Chapter One: And if he made his own wood forest it shall remain forest saving common of pasture and other things in that forest to those who were accustomed to have them previously.

Chapter Nine: Every free man shall agist his wood in the forest as he wishes and have his pannage.

Chapter 13: Every free man shall have the eyries of hawks, sparrow hawks, falcons, eagles and herons in his woods, and likewise honey found in his woods.

Chapter 14: [Foresters-in-fee may exact chiminage on carts in his bailiwick, or upon horses, of merchants who come to buy wood, timber, bark, or charcoal “to take them elsewhere to sell where they wish.”] Those, on the other hand, who carry wood, bark, or charcoal on their backs for sale, although they get their living by it, shall not in future pay chiminage.

Suppose, first, we treated these provisions as things of potential value despite feudal appearance. We can define chiminage as the transportation cost of taking energy sources to the consumer. Herbage is common of pasture. Pannage is the right to let the pigs in to get the acorns and beech-mast. Agistment permits livestock to roam in the forest. The Magna Carta is not a manifesto of the medieval commons, yet it refers to substantive customs of the wooded realm that supported a material culture.12

The widow’s estovers of common is thus the phrase that leads us to a completely different world in which we must use a subsistence perspective to understand the forces of production and the relations of reproduction.

The History of the Commons

The labor process is the bedrock of human experience, though it might take chauvinist expressions, especially in chauvinist times, as the historian George Sturt wrote just before World War I. “What was the earlier English understanding of timber, the local knowledge of it, the patriarchal traditions of handling it?” The wheelwright learned truths of wood through his fingers and hands. Whether in watching the keen, unhurried loading and unloading of experienced carters or observing the untiring, unreliable, unlettered sawyers at work, Sturt’s descriptions were inseparable from the ecology of soil and timber, and reminded him–this is the long view–that “the settling of this island had only started about fifteen hundred years earlier and was still going on.” Without raising the flag, Rackham, the Cambridge botanist, flatly states, “to convert millions of acres of wildwood into farmland was unquestionably the greatest achievement of any of our ancestors.”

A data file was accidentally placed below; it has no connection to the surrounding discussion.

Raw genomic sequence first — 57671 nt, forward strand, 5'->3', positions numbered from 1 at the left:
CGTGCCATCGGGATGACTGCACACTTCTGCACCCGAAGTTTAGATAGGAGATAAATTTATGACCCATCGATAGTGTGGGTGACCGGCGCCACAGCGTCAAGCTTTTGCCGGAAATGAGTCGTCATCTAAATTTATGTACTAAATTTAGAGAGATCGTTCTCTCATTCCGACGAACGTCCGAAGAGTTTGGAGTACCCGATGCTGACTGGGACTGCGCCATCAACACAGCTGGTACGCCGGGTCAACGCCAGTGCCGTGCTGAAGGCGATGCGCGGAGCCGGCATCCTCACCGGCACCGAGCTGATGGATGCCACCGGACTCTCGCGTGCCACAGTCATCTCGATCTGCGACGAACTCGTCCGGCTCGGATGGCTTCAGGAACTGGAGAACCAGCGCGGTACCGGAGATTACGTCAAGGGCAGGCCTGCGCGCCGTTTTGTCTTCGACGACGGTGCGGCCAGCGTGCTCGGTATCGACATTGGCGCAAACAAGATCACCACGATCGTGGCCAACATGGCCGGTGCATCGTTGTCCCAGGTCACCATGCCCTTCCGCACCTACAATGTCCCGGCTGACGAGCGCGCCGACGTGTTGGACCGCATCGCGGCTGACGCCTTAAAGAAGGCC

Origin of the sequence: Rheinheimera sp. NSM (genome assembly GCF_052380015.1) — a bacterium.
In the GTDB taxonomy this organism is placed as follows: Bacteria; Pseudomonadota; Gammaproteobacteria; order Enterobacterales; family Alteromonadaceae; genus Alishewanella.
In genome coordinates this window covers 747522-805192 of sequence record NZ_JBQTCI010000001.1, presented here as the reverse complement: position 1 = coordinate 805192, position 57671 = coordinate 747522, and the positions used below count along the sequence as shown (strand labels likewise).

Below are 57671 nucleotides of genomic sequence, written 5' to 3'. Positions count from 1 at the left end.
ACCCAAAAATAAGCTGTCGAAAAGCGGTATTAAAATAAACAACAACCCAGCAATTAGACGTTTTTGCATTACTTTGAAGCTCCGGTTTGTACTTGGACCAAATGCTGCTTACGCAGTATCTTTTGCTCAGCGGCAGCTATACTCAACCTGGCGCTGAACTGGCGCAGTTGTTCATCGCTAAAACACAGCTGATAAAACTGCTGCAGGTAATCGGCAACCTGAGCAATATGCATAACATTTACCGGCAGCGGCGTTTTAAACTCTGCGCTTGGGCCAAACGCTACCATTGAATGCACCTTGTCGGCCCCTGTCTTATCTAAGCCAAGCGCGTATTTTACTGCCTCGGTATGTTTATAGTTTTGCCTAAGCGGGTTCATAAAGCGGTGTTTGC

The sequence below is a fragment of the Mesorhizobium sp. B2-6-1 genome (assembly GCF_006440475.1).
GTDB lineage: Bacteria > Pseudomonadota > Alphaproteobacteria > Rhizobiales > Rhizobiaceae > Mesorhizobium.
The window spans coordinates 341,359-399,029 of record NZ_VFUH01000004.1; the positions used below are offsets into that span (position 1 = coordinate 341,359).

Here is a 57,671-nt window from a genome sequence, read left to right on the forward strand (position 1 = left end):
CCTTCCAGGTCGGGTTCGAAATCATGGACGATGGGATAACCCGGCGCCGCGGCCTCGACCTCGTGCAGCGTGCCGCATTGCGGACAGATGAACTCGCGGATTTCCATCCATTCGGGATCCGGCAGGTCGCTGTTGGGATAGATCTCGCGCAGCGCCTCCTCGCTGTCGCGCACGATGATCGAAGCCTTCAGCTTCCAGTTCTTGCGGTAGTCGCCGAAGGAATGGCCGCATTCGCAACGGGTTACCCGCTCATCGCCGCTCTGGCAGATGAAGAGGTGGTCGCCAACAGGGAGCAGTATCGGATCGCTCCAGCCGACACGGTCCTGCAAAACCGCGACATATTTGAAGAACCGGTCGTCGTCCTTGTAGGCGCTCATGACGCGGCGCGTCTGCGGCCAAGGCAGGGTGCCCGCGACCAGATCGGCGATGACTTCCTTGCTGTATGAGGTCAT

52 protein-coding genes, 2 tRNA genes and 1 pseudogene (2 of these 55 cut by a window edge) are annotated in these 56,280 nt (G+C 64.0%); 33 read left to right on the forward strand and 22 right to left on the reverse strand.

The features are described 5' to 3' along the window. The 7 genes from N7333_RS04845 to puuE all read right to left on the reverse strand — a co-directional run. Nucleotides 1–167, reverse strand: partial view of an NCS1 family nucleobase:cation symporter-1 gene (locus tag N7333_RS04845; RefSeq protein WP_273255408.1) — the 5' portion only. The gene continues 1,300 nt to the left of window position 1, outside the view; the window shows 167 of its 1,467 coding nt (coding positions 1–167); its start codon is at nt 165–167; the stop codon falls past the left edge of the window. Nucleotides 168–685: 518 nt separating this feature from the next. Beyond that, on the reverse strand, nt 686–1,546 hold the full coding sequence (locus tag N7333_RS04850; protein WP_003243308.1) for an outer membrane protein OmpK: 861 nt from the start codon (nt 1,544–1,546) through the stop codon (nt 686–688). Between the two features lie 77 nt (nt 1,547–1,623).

J. M. Neeson, an authority on commoning, like Sturt, understood the uses of woods: lops and tops or snap-wood for the household, furze and weeds for fodder, bavins or sprays such as bakers and potters want for their ovens and kilns, where bean-stakes could be found, how hazel is for good sheepfolds, how to assemble a chimney-sweeping brush. The woodlands were a reservoir of fuel; they were a larder of delicacies; a medicine chest of simples and cures. Who enjoyed them? She writes, “The fuel, food and materials taken from common waste helped to make commoners of those without land, common-right cottages, or pasture rights. Waste gave them a variety of useful products, and the raw materials to make more. It also gave them the means of exchange with other commoners and so made them part of the network of exchange from which mutuality grew. More than this, common waste supported the economies of landed and cottage commoners too. It was often the terrain of women and children. And for everyone the common meant more than income.”13